Environmental Briefings

Environment Australia is tasked with managing the networks of Commonwealth Marine Reserves.  This is particularly challenging in the remote and poorly known N and NW regions.  For example, managers need to understand how biodiversity varies across these regions, but no dataset of this exists. To provide a starting point for building this knowledge, researchers from Australia's NESP Marine Biodiversity Hub's D1 project here highlight five key environmental variables that may help predict biodiversity patterns across the regions.

These variables were identified because continuous datasets of them are available over the entire N and NW regions, and they serve as proxies for other variables that may more directly affect biodiversity.  For example, no regional-scale dataset of substrate hardness currently exists, but avaliable datasets of bottom current velocity and geomorphic features help determine substrate hardness patterns.

Click on the name of each environmental variable  in the list below (depth, sediment grain size, chlorophyll-a, geomorphic features and bottom current velocity) to view an interactive map and read more about it.  More datasets will be added to the maps as they are uploaded to the NW Atlas.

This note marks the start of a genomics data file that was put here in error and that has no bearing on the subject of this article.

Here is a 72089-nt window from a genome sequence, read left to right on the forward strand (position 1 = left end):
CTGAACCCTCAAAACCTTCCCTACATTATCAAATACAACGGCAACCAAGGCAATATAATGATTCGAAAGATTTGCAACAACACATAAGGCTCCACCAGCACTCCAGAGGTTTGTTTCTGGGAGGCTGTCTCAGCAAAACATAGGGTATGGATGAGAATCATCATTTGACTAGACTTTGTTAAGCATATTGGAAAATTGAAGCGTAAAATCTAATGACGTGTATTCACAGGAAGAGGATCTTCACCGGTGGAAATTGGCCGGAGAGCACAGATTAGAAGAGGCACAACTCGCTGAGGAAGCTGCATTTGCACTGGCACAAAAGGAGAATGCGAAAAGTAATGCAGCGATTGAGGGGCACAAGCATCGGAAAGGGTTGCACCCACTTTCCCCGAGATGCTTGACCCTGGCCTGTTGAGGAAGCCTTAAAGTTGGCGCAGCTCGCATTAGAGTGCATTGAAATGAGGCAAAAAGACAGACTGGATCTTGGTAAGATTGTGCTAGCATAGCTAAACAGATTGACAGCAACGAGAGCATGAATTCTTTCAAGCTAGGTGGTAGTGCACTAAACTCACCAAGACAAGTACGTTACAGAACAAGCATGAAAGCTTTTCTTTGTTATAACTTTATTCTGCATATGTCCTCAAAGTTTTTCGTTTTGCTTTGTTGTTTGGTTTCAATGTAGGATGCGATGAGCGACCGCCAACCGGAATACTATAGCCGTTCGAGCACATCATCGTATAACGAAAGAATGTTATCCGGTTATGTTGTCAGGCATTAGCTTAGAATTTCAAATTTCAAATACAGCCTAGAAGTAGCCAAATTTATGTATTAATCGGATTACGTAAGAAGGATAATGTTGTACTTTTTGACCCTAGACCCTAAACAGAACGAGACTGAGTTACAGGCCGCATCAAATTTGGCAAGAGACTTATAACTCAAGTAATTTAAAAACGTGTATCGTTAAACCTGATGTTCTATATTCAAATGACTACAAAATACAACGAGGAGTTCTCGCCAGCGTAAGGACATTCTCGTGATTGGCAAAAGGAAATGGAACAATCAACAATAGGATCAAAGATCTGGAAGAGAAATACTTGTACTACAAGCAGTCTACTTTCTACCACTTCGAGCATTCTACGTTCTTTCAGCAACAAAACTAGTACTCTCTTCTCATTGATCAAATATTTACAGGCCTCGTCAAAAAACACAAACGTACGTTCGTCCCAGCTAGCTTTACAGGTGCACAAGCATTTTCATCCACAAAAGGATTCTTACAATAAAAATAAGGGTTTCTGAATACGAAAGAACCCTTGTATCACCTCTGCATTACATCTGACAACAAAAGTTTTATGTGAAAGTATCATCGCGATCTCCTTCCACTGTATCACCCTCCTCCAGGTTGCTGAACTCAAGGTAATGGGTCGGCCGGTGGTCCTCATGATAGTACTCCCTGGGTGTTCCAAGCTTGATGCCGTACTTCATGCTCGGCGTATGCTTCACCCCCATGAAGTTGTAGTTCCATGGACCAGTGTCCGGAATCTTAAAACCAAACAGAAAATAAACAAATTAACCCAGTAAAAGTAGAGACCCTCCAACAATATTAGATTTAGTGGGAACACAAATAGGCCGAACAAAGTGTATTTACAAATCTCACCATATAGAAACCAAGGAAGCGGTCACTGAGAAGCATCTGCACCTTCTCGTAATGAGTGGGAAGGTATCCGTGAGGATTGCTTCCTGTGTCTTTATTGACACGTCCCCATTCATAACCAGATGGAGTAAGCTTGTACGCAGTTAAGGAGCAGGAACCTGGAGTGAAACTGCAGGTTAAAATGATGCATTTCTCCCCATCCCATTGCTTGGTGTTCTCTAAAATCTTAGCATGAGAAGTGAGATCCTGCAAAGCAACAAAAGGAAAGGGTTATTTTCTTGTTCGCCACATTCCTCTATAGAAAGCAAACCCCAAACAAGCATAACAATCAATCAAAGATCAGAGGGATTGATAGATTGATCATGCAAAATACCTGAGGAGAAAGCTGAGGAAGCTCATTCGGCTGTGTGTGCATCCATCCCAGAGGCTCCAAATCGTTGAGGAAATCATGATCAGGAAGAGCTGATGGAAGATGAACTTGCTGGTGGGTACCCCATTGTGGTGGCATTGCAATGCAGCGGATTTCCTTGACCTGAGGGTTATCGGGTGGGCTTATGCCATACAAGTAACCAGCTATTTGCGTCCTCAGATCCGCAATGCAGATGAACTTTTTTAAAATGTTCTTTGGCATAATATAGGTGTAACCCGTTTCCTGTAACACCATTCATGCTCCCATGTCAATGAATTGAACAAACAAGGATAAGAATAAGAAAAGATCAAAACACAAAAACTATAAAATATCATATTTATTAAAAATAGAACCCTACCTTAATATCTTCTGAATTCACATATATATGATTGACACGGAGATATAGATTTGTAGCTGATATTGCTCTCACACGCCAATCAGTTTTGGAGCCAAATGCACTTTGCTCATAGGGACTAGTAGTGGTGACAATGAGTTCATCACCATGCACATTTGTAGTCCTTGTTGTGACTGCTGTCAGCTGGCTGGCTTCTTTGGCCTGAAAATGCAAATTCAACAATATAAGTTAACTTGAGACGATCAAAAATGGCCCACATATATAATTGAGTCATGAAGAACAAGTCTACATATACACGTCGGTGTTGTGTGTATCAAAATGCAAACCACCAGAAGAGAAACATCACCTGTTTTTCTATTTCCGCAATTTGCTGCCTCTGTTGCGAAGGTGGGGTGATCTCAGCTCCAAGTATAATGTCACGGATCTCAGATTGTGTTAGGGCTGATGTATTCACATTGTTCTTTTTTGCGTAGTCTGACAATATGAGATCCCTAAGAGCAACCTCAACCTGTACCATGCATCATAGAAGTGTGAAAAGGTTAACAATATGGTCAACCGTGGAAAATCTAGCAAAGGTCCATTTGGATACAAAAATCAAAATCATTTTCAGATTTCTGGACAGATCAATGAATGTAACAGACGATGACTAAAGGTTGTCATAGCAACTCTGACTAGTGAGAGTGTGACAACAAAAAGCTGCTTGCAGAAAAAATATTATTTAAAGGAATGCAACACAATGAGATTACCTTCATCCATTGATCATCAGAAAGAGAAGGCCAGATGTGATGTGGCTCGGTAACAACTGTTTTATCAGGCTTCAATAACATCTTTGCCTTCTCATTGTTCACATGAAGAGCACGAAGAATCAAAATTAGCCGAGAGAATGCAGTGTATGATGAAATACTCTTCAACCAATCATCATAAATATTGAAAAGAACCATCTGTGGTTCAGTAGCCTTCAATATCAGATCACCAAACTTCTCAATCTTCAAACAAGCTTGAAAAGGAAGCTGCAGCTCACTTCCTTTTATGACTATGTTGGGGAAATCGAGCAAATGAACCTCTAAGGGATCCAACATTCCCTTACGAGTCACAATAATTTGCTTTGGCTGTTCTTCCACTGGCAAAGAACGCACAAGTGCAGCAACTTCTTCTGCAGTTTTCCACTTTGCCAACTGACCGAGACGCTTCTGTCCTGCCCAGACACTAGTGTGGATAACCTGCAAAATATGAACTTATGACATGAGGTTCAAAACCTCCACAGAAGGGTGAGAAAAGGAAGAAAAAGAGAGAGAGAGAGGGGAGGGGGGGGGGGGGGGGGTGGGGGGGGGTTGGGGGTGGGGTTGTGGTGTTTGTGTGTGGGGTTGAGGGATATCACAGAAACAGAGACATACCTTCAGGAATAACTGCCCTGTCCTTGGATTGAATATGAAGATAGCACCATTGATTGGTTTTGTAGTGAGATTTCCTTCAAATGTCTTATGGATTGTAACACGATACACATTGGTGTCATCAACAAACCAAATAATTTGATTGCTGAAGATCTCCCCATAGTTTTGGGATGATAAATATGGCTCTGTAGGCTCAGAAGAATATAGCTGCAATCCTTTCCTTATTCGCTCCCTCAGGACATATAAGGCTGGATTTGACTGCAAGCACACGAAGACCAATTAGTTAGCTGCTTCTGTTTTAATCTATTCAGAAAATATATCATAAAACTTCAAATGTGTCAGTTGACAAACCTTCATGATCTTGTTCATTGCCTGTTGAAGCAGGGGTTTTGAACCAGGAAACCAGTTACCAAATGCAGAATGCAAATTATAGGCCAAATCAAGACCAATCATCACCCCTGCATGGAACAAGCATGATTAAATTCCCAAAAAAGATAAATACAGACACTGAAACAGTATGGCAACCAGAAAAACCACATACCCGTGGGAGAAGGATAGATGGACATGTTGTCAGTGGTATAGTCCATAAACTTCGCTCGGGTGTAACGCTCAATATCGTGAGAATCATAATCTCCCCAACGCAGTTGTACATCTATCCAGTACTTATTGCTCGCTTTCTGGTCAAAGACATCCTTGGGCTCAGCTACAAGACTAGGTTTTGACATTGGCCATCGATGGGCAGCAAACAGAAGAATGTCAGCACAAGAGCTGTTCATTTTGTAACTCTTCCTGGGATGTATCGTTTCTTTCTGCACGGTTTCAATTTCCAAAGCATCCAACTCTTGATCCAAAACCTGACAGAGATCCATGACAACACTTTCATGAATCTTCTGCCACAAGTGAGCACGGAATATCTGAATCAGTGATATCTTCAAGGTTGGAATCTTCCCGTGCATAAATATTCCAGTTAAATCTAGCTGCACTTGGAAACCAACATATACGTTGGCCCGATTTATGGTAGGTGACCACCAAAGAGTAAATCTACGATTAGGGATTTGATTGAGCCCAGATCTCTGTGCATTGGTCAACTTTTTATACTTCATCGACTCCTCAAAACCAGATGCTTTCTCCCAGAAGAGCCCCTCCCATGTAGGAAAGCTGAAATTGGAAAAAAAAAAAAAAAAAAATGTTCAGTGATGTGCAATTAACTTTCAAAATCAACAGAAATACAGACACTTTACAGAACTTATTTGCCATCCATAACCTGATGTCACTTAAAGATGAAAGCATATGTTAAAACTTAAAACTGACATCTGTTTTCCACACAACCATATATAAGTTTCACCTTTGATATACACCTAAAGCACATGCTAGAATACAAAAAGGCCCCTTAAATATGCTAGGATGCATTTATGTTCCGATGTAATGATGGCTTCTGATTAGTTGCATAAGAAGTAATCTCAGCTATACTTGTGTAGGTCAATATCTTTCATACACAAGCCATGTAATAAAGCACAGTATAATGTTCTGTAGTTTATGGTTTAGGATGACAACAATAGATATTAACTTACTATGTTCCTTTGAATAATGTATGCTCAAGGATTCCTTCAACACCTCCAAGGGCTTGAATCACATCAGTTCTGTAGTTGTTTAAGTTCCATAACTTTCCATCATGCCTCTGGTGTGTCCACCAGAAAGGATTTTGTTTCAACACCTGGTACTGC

Published on
15 December 2016

Bottom current velocity can affect abundance and biodiversity of benthic fauna by altering disturbance regimes, changing available habitats, and regulating nutrient flows.

Published on
15 December 2016

Geomorphologic features are categorical descriptors of the shape of the seabed that range in scale from thousands of km2 (e.g. basins) to tens of m2 (e.g.

Published on
15 December 2016

Chlorophyll-a can be estimated at continuous broad scales in the top layers of the ocean via satellite imagery (note this is different from chlorophyll-a in sediments).

Published on
15 December 2016

Sediment grain-size is often assumed to be a key driver of infaunal communities

Published on
15 December 2016

Depth is a consistently powerful explanatory variable in benthic studies (Gray 2001) due to its association with a range of other factors directly affecting abundance, bi